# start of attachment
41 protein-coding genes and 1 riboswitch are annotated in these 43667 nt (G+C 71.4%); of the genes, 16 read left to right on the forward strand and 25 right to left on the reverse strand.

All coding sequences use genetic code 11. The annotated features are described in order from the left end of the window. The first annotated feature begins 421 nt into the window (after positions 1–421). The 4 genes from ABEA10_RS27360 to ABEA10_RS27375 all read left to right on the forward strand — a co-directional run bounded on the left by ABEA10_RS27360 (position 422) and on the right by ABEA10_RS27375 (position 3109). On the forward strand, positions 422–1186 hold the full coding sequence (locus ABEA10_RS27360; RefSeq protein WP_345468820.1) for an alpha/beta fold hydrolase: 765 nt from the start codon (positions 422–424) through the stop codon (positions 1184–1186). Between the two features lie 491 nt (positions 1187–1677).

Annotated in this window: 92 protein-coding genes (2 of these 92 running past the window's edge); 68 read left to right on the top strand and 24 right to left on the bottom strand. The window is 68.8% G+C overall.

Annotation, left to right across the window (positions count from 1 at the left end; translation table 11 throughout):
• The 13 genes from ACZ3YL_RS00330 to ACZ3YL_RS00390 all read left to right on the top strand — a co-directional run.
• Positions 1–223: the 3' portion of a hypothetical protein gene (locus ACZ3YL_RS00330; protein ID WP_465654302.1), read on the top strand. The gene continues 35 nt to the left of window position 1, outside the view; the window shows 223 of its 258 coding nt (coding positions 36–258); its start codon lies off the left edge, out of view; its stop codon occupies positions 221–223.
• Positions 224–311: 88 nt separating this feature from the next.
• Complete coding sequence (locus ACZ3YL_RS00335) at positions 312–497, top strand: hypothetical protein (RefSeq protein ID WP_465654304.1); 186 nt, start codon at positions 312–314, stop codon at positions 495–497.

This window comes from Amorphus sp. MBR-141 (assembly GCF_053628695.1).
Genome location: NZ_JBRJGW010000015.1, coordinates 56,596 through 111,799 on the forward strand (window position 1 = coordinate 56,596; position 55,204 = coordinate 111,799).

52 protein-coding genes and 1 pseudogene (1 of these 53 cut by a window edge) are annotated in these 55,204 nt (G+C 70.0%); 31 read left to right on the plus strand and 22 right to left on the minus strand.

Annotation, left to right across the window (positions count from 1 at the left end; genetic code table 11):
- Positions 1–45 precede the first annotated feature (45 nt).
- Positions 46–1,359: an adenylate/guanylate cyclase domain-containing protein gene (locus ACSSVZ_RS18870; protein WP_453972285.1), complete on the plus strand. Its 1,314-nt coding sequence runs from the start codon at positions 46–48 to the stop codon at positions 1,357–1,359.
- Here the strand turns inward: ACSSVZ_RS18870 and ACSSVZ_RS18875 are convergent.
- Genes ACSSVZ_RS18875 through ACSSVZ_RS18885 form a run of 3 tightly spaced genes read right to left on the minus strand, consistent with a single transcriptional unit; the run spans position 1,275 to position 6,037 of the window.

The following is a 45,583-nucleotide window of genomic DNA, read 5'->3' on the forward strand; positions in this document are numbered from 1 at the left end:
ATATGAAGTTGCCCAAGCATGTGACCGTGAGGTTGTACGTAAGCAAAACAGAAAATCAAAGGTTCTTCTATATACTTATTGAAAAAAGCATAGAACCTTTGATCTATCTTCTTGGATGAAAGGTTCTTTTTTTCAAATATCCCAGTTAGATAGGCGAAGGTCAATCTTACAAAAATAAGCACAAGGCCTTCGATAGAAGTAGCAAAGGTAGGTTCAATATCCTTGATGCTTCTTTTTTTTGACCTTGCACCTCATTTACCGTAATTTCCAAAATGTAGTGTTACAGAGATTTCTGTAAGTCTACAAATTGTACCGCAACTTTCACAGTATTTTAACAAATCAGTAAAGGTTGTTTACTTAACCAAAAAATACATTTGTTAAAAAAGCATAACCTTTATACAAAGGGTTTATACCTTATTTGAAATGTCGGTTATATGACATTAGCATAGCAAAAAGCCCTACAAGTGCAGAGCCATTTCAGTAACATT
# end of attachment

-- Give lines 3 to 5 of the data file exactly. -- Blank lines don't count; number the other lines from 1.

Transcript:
Annotated in this window: 92 protein-coding genes (2 of these 92 running past the window's edge); 68 read left to right on the top strand and 24 right to left on the bottom strand. The window is 68.8% G+C overall.

Annotation, left to right across the window (positions count from 1 at the left end; translation table 11 throughout):
• The 13 genes from ACZ3YL_RS00330 to ACZ3YL_RS00390 all read left to right on the top strand — a co-directional run.